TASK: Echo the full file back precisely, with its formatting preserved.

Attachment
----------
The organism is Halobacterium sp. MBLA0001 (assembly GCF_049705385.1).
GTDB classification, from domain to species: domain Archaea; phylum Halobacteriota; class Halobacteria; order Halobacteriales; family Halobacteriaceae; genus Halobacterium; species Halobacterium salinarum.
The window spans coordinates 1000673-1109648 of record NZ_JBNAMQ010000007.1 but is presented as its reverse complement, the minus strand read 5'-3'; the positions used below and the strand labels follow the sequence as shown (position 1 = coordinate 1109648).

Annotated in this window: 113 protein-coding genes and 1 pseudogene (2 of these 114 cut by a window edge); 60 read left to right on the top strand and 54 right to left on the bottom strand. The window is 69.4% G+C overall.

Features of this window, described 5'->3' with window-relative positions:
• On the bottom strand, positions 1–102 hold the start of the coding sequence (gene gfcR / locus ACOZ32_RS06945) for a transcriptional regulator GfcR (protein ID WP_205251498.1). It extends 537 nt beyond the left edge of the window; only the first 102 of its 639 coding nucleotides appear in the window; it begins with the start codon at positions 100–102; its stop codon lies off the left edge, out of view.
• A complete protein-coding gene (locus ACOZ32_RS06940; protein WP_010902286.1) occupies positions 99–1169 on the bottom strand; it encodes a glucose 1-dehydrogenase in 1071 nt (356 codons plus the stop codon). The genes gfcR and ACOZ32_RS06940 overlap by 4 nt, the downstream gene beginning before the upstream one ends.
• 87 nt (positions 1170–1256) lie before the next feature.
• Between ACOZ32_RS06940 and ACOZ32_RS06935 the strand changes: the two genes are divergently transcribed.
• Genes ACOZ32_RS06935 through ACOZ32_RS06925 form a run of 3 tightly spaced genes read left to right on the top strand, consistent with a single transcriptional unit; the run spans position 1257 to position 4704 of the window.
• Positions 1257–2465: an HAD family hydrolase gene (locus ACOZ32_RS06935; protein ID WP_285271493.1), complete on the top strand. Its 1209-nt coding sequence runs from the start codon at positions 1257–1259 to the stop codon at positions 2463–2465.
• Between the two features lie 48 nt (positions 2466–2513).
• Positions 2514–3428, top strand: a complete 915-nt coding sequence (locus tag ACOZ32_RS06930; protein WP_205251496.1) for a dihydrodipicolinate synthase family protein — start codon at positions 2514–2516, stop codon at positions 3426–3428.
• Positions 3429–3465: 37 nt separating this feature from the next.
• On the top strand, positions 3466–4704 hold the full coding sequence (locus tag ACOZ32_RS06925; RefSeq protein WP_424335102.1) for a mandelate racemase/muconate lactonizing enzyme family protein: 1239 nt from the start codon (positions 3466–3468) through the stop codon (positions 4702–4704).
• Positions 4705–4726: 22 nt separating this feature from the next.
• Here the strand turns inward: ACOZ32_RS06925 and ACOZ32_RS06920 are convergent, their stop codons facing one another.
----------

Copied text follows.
The organism is Halobacterium sp. MBLA0001 (assembly GCF_049705385.1).
GTDB classification, from domain to species: domain Archaea; phylum Halobacteriota; class Halobacteria; order Halobacteriales; family Halobacteriaceae; genus Halobacterium; species Halobacterium salinarum.
The window spans coordinates 1000673-1109648 of record NZ_JBNAMQ010000007.1 but is presented as its reverse complement, the minus strand read 5'-3'; the positions used below and the strand labels follow the sequence as shown (position 1 = coordinate 1109648).

Annotated in this window: 113 protein-coding genes and 1 pseudogene (2 of these 114 cut by a window edge); 60 read left to right on the top strand and 54 right to left on the bottom strand. The window is 69.4% G+C overall.

Features of this window, described 5'->3' with window-relative positions:
• On the bottom strand, positions 1–102 hold the start of the coding sequence (gene gfcR / locus ACOZ32_RS06945) for a transcriptional regulator GfcR (protein ID WP_205251498.1). It extends 537 nt beyond the left edge of the window; only the first 102 of its 639 coding nucleotides appear in the window; it begins with the start codon at positions 100–102; its stop codon lies off the left edge, out of view.
• A complete protein-coding gene (locus ACOZ32_RS06940; protein WP_010902286.1) occupies positions 99–1169 on the bottom strand; it encodes a glucose 1-dehydrogenase in 1071 nt (356 codons plus the stop codon). The genes gfcR and ACOZ32_RS06940 overlap by 4 nt, the downstream gene beginning before the upstream one ends.
• 87 nt (positions 1170–1256) lie before the next feature.
• Between ACOZ32_RS06940 and ACOZ32_RS06935 the strand changes: the two genes are divergently transcribed.
• Genes ACOZ32_RS06935 through ACOZ32_RS06925 form a run of 3 tightly spaced genes read left to right on the top strand, consistent with a single transcriptional unit; the run spans position 1257 to position 4704 of the window.
• Positions 1257–2465: an HAD family hydrolase gene (locus ACOZ32_RS06935; protein ID WP_285271493.1), complete on the top strand. Its 1209-nt coding sequence runs from the start codon at positions 1257–1259 to the stop codon at positions 2463–2465.
• Between the two features lie 48 nt (positions 2466–2513).
• Positions 2514–3428, top strand: a complete 915-nt coding sequence (locus tag ACOZ32_RS06930; protein WP_205251496.1) for a dihydrodipicolinate synthase family protein — start codon at positions 2514–2516, stop codon at positions 3426–3428.
• Positions 3429–3465: 37 nt separating this feature from the next.
• On the top strand, positions 3466–4704 hold the full coding sequence (locus tag ACOZ32_RS06925; RefSeq protein WP_424335102.1) for a mandelate racemase/muconate lactonizing enzyme family protein: 1239 nt from the start codon (positions 3466–3468) through the stop codon (positions 4702–4704).
• Positions 4705–4726: 22 nt separating this feature from the next.
• Here the strand turns inward: ACOZ32_RS06925 and ACOZ32_RS06920 are convergent, their stop codons facing one another.